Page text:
Make your own free website on Tripod.com
Off the Usual Path

Remember Jane Fonda, the Traitor?

Home
Addicted to?
Tall Cactus
Dingy

 Subject:   REMEMBER HANOI JANE FONDA, THE TRAITOR.

>REMEMBER JANE
>
>Subj: KEEP THIS MOVING; ACROSS AMERICA HONORING A TRAITOR This is for all
>the kids born in the 70's that do not remember this, and didn't have to bear
>the burden that our fathers, mothers, and older brothers and sisters had to
>bear.

Jane Fonda is being honored as one of the "100 Women of the Century."
>Unfortunately, many have forgotten and still countless others have never
>known how Ms. Fonda betrayed not only the idea of our country but specific
>men who served and sacrificed during Vietnam.
>
>The first part of this is from an F-4E pilot. The pilot's name is Jerry
>Driscoll, a River Rat. In 1968, the former Commandant of the USAF Survival
>School was a POW in Ho Lo Prison-the "Hanoi Hilton." Dragged from a stinking
>cesspit of a cell, cleaned, fed, and dressed in clean PJ's, he was ordered
>to describe for a visiting American "Peace Activist" the "lenient and humane
>treatment" he'd received. He spat at Ms. Fonda, was clubbed, and dragged away.
>
>During the subsequent beating, he fell forward upon the camp Commandant's
>feet, which sent that officer berserk. In '78, the AF Col. still suffered
>from double vision (which permanently ended his flying days) from the
>Vietnamese Col.'s frenzied application of a wooden baton. From 1963-65,
>Col.
>Larry Carrigan was in the 47FW/DO (F-4E's). He spent 6 years in the
>"Hilton"- the first three of which he was "missing in action". His wife
>lived on faith that he was still alive. His group, too, got the cleaned,
>fed, clothed routine in preparation for a "peace delegation" visit.
>
>They, however, had time and devised a plan to get word to the world that
>they still survived. Each man secreted a tiny piece of paper, with his SSN
>on it, in the palm of his hand. When paraded before Ms. Fonda and a
>cameraman, she walked the line, shaking each man's hand and asking little
>encouraging snippets like: "Aren't you sorry you bombed babies?" and "Are
>you grateful for the humane treatment from your benevolent captors?"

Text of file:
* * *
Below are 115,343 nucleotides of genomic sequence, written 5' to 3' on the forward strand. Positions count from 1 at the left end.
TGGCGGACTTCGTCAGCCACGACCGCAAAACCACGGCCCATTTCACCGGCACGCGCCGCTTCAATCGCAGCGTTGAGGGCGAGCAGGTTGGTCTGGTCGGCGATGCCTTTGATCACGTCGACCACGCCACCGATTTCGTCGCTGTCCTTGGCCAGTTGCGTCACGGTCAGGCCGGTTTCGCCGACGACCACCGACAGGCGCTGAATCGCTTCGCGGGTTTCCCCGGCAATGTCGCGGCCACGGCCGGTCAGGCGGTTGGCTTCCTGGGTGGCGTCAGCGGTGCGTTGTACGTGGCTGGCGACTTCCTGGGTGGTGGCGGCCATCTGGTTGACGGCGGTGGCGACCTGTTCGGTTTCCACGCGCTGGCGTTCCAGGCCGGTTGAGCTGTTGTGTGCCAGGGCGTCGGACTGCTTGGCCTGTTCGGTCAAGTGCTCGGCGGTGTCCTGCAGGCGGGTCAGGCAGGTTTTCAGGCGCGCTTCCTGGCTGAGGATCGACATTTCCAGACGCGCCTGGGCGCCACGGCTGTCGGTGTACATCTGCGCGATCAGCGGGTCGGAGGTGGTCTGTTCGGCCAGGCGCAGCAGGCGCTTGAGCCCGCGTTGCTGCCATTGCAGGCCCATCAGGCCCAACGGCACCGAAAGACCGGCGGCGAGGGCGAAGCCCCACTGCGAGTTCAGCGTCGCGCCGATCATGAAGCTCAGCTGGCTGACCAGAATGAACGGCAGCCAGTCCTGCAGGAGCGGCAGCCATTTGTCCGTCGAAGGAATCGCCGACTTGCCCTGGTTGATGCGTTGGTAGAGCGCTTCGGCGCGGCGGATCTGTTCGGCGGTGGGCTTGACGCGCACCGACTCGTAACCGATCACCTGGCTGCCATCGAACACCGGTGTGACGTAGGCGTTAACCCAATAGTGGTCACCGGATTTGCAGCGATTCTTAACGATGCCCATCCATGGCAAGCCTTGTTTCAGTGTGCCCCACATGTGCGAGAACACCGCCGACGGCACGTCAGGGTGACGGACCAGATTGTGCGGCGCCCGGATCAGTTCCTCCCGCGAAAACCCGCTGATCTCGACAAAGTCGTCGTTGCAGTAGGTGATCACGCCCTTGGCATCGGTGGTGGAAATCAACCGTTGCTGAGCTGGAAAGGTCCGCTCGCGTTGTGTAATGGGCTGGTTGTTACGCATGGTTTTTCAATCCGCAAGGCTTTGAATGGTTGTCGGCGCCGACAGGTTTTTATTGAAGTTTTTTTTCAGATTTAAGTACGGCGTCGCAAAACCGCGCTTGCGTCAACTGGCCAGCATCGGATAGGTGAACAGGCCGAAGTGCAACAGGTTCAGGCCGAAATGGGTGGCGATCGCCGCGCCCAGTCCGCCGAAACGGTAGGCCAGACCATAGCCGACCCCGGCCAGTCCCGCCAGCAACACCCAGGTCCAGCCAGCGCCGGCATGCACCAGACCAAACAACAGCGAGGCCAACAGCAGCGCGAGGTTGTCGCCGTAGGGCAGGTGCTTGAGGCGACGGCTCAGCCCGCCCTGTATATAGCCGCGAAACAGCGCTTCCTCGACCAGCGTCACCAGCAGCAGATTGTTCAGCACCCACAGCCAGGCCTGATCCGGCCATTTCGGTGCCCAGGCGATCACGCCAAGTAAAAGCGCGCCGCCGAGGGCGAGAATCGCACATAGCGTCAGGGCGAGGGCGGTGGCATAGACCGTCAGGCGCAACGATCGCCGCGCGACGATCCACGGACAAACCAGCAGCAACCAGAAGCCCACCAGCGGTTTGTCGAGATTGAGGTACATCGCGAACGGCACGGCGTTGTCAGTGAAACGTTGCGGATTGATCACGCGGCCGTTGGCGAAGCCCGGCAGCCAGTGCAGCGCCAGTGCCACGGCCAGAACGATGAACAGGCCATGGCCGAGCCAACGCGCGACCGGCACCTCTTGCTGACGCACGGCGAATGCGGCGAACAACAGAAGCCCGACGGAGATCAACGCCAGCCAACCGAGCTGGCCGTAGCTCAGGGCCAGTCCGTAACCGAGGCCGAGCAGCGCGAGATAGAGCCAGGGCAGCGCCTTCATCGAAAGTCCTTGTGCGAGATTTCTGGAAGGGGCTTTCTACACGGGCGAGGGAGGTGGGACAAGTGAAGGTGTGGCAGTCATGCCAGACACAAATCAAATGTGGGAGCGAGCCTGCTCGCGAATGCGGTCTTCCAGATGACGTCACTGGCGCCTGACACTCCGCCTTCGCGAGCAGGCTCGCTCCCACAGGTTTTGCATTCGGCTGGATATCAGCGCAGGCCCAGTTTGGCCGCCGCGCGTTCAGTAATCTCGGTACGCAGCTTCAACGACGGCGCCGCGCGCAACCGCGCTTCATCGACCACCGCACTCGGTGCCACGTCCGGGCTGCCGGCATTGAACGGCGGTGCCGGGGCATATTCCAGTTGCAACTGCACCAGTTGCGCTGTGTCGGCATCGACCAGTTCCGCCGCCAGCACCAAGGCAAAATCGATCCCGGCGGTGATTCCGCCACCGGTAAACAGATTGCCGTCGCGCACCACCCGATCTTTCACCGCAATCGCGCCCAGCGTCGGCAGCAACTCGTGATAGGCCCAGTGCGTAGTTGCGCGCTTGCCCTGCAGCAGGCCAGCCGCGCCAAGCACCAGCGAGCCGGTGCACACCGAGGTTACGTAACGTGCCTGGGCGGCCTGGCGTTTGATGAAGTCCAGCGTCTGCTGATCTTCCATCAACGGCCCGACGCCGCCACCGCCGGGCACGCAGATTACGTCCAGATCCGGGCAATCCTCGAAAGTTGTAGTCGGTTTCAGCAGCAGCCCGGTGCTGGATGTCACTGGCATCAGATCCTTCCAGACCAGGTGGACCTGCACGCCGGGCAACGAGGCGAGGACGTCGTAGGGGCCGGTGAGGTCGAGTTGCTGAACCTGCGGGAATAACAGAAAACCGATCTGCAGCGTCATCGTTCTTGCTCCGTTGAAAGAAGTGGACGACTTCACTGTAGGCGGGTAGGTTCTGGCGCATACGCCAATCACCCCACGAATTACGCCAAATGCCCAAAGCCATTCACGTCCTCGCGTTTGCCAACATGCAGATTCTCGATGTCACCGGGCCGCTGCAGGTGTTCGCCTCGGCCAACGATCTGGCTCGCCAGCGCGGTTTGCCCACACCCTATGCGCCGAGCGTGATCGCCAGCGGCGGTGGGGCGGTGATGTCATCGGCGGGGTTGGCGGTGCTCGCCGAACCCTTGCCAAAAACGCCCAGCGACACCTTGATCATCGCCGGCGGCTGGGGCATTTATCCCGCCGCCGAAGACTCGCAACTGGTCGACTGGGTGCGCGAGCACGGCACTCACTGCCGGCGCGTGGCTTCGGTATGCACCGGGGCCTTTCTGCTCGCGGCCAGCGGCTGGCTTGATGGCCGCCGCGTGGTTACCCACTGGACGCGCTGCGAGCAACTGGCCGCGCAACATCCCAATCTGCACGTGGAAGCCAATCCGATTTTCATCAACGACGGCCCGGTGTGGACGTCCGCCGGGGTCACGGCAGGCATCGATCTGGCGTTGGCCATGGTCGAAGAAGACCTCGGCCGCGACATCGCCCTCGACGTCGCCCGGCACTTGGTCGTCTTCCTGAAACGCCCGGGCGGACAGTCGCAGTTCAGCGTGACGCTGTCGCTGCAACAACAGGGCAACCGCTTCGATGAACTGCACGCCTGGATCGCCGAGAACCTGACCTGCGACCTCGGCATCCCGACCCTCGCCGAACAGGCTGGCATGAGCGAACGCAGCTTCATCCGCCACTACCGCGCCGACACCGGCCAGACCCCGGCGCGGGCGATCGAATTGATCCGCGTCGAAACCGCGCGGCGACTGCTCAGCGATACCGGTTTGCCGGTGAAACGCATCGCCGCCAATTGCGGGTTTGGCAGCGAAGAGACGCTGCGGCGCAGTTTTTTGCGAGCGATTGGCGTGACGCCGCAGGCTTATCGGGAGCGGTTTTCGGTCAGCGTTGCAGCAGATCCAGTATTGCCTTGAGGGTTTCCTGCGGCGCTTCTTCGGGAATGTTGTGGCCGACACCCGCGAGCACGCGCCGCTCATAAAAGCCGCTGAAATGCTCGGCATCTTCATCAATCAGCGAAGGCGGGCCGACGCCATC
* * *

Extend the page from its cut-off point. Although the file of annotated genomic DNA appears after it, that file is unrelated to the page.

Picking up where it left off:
>Believing this HAD to be an act, they each palmed her their sliver of
>paper.
>
>
>She took them all without missing a beat. At the end of the line and once
>the camera stopped rolling, to the shocked disbelief of the POWs, she
>turned
>to the officer in charge and handed him the little pile of papers. Three
>men
>died from the subsequent beatings. Col. Carrigan was almost number four but
>he survived, which is the only reason we know about her actions that day.
>
>I was a civilian economic development advisor in Vietnam, and was captured
>by the North Vietnamese communists in South Vietnam in 1968, and held for
>over 5 years. I spent 27 months in solitary confinement, one year in a
>cage
>in Cambodia, and one year in a "black box" in Hanoi. My North Vietnamese
>captors deliberately poisoned and murdered a female missionary, a nurse in
>a
>leprosarium in Ban me Thuot, South Vietnam, whom I buried in the jungle
>near
>the Cambodian border.
>
>At one time, I was weighing approximately 90 lbs. (My normal weight is 170
>lbs.) We were Jane Fonda's "war criminals."
>
>When Jane Fonda was in Hanoi, I was asked by the camp communist political
>officer if I would be willing to meet with Jane Fonda. I said yes, for I
>would like to tell her about the real treatment we POWs received different
>from the treatment purported by the North Vietnamese, and parroted by Jane
>Fonda, as "humane and lenient." Because of this, I spent three days on a
>rocky floor on my knees with outstretched arms with a large amount of steel
>placed on my hands, and beaten with a bamboo cane till my arms dipped.
>
>I had the opportunity to meet with Jane Fonda for a couple of hours after I
>was released. I asked her if she would be willing to debate me on TV. She
>did not answer me.
>
>This does not exemplify someone who should be honored as part of "100 Years
>of Great Women." Lest we forget..."100 years of great women" should never
>include a traitor whose hands are covered with the blood of so many
>patriots. There are few things I have strong visceral reactions to, but
>Hanoi Jane's participation in blatant treason, is one of them.
>
>Please take the time to forward to as many people as you possibly can. It
>will eventually end up on her computer and she needs to know that we will
>never forget.

Enter supporting content here